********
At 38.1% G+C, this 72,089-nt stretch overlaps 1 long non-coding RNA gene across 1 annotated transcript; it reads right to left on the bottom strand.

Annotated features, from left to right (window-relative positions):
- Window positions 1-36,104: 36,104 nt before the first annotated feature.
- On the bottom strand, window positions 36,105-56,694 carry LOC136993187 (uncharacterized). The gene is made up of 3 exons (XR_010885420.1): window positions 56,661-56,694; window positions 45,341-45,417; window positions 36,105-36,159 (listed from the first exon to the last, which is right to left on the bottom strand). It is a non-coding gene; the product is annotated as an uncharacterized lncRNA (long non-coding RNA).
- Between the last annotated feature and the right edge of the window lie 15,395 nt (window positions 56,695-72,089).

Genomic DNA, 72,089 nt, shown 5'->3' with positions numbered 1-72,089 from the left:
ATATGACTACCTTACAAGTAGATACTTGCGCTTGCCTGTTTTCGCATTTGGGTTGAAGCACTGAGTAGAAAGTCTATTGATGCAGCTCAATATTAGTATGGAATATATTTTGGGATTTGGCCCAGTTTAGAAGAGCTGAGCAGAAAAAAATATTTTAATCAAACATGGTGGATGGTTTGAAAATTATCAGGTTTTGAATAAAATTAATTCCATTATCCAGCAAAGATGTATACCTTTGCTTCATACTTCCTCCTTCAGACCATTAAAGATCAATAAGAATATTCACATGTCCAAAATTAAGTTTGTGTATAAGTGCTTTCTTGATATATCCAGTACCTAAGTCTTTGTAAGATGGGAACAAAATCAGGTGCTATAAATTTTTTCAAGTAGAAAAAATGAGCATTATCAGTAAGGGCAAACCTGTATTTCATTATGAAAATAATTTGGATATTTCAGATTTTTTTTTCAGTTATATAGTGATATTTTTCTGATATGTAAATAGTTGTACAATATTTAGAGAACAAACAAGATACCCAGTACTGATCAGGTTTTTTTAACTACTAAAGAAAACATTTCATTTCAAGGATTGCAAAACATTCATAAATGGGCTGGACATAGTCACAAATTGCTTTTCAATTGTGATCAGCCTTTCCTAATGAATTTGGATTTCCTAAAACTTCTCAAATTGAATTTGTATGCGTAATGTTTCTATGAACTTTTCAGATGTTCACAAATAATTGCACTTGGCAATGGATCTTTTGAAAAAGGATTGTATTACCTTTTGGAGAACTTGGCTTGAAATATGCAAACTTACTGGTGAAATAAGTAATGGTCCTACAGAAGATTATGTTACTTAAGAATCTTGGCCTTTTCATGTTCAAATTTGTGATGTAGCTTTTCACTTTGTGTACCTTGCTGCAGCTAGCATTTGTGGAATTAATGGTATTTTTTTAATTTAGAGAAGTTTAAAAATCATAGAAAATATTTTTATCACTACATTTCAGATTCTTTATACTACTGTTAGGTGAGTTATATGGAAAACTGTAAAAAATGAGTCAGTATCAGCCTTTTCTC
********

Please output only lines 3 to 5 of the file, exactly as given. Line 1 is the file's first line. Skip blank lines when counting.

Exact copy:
- Window positions 1-36,104: 36,104 nt before the first annotated feature.
- On the bottom strand, window positions 36,105-56,694 carry LOC136993187 (uncharacterized). The gene is made up of 3 exons (XR_010885420.1): window positions 56,661-56,694; window positions 45,341-45,417; window positions 36,105-36,159 (listed from the first exon to the last, which is right to left on the bottom strand). It is a non-coding gene; the product is annotated as an uncharacterized lncRNA (long non-coding RNA).
- Between the last annotated feature and the right edge of the window lie 15,395 nt (window positions 56,695-72,089).